A plan (often written up as a Business Plan for three to five years) outlining the strategies to be employed in order to achieve an NPO’s goals, objectives and to fulfill its mission.
Meeting our own needs without compromising the ability of future generations to meet their own needs. In addition to natural resources, we also need social and economic resources. Sustainability is not just environmentalism. Therefore, sustainability is made up of three pillars: the economy, society, and the environment. These principles are also informally used as profit, people, and planet.
Sustainability (NPO context)
A term used loosely and broadly but usually meaning the financial self-sustainability of an NPO or one of its projects. Donors often ask “how will the NPO/project be sustained after our grant?”
Money acquired by corrupt means.
A synonym for the nonprofit sector, but one stressing that nonprofit groups in this sector serve social values and the public interest sufficiently well to receive from state and federal governments a tax-exemption on excess revenues.
Theory of Change
A specific type of methodology for planning, participation, and evaluation that is used in companies, philanthropy, not-for-profit, and government sectors to promote social change. Theory of Change defines long-term goals and then maps backward to identify necessary preconditions.
Association whose principal goal is to foster improvement in a certain kind of business, serving thus member businesses or their representatives and managers, if not all three.
A Trust is a legal arrangement between persons intending to form a trust that is governed in terms of a Deed of Trust for the benefit of the beneficiaries. Trusts can be used to conduct business for profit or to promote causes not aimed at profit.
A member of a governing board
Money given or guaranteed by the marketing department of a company for a fundraising event for which it receives advertising, naming rights, brand promotion, and/or corporate identity promotion but conditional upon the repayment of money given should the event make a profit. If the event shows a loss, the company forfeits its money or has to cover costs.
An association whose mission is to establish and improve for its members their rate of remuneration, conditions of work, fringe benefits, and certain other features of employment and worker welfare.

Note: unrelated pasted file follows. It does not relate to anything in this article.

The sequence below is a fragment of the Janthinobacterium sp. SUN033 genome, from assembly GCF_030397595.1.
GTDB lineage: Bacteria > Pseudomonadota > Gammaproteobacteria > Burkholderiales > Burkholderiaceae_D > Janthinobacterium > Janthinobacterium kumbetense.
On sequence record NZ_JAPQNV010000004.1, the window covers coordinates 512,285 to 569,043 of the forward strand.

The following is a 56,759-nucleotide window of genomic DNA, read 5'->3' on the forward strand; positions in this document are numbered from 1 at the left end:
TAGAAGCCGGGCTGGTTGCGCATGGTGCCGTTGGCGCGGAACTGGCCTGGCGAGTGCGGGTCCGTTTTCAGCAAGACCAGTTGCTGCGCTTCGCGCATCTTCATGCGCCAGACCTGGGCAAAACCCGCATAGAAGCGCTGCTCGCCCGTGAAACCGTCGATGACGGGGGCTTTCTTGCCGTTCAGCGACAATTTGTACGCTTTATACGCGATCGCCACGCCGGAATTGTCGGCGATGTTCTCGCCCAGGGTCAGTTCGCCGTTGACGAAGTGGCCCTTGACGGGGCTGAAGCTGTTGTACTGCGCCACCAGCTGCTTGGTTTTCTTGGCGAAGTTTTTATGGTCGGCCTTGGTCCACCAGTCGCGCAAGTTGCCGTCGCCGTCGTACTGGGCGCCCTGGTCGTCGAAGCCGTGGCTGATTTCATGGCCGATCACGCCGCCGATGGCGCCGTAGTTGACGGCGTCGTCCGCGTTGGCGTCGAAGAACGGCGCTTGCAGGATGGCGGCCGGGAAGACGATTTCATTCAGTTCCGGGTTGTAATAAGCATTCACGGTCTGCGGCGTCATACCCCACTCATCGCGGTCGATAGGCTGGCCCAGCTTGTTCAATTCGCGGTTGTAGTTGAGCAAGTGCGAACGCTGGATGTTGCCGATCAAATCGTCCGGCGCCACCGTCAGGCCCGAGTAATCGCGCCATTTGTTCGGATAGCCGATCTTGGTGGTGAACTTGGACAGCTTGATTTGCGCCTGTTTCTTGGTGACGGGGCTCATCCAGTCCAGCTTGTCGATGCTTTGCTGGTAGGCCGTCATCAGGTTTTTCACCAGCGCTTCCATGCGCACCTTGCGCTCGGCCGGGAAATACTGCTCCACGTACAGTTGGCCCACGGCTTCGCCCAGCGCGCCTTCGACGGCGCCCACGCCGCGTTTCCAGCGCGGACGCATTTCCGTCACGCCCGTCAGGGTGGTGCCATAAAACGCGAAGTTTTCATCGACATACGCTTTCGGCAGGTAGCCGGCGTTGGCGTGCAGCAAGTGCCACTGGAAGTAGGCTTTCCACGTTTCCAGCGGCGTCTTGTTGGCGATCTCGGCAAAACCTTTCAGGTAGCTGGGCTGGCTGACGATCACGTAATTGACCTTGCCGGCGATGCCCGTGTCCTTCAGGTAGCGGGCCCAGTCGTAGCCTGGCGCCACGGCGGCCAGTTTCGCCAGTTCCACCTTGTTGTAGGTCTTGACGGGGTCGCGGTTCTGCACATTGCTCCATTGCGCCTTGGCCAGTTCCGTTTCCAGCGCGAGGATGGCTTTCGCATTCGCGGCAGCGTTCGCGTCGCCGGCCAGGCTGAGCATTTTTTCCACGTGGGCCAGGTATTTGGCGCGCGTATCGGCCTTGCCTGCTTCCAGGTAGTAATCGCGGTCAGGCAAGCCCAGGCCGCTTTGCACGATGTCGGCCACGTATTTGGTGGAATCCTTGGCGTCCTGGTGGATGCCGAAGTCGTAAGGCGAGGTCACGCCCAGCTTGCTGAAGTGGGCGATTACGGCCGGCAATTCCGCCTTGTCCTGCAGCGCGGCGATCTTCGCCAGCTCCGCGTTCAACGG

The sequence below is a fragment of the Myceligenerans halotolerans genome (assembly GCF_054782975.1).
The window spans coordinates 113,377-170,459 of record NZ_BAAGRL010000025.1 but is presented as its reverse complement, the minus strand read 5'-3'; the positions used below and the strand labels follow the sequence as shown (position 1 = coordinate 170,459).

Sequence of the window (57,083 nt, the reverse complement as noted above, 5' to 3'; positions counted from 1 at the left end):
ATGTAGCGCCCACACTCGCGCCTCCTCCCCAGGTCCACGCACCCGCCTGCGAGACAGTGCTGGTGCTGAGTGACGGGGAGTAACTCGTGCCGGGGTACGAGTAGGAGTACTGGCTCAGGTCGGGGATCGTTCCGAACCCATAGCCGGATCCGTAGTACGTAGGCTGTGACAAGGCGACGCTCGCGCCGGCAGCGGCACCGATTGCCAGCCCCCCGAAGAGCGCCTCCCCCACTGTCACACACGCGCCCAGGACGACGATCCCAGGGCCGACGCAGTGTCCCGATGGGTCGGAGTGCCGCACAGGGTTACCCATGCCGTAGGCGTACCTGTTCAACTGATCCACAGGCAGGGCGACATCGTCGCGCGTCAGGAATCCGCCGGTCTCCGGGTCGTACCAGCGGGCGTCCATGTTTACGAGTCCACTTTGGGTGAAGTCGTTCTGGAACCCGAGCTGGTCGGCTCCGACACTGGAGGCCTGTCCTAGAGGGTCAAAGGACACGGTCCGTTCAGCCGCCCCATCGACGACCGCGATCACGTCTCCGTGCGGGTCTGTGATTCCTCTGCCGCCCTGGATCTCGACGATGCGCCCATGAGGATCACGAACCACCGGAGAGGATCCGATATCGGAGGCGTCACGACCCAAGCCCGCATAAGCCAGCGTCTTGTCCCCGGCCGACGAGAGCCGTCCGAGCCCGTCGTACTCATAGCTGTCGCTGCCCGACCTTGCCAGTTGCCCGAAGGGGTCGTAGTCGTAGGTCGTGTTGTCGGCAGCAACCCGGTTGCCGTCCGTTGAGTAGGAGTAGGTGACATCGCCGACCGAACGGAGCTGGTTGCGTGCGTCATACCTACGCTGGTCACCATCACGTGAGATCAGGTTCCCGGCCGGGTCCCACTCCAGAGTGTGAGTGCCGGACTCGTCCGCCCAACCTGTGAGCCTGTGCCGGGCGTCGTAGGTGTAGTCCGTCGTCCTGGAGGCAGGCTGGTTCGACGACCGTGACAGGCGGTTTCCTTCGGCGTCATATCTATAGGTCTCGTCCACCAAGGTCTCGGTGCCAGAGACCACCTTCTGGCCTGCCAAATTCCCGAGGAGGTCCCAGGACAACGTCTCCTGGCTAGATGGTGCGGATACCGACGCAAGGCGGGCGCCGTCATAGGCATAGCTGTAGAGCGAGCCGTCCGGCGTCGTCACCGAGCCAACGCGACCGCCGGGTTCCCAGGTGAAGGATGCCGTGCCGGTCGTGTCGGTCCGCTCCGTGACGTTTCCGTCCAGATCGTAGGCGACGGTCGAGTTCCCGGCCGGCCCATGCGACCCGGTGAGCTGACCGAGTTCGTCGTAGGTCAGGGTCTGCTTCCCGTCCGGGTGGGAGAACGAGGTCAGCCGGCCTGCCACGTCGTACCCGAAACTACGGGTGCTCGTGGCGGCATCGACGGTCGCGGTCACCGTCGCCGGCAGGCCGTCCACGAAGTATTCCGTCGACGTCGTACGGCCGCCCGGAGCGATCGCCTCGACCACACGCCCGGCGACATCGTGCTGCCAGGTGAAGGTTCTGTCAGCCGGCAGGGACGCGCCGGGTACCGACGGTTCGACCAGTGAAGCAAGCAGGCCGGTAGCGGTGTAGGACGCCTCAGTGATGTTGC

The United Nations is an intergovernmental organization that aims to maintain international peace and security, develop friendly relations among nations, achieve international cooperation, and be a centre for harmonizing the actions of nations. (193 countries in total).
A common set of morals found to be applicable worldwide.
The desire to gain economic returns from membership in a nonprofit group, be the returns monetary, occupational, professional, or some other material benefit.
A fund that is not specifically designated to particular uses by the donor, or for which restrictions have expired or been removed.
An assessment of the actual value of an item to the person or organization that possesses it.
An approach to giving that borrows the language and practices of venture capital investing and adapts those to investing in charitable organizations and causes”.
(n) one who offers himself for a service of his own free willVolunteerism (v) The act of performing a service or good work for others without pay.
Vision of success
An organisation’s ideal picture of itself in the future, as it carries out its mission and achieves success.
A document laying out what you envisage becoming in the future.
The volume of water used to produce consumers' products.
Visual waste audit
Observing, estimating, and recording data on waste streams and practices without physical weighing.
Observing, measuring, and recording data and collecting and analysing waste samples.
A concept promoting waste avoidance ahead of recycling and disposal often referred to in community education campaigns as 'reduce, reuse, recycle.'
Techniques to keep waste generation at a minimum level in order to divert materials from landfills.
Used water that is not suitable for drinking
The total volume of freshwater that is required in a given period to perform a particular task or to produce the goods and services consumed at any level of the action hierarchy.
The ratio of the internal water footprint to the total water footprint of a country.
The personal condition of physical health, emotional comfort, economic security, and meeting of other public needs.
A document, typically internal to a project, setting out responsibilities, time frames and courses of action on how to go about achieving project results and objectives.
A concept that builds on the tradition of volunteerism and is empowered with women's financial resources.
A legal document in which a person states various binding intentions about what happens to their property after their death.
The United Nations, for statistical purposes, defines 'youth', as those persons between the ages of 15 and 24 years without prejudice to other definitions by Member States.
A group, usually an association, composed mainly of youth, often with the goal of youth development.
A financial procedure whereby an organisation must examine and justify each item in its budget with the object being only to continue those programs that meet the group’s planning goals and are financially feasible.
Turning waste into resource; the redesign of resource-use so that waste can ultimately be reduced to zero; ensuring that by-products are used elsewhere and goods are recycled, in emulation of the cycling of wastes in nature.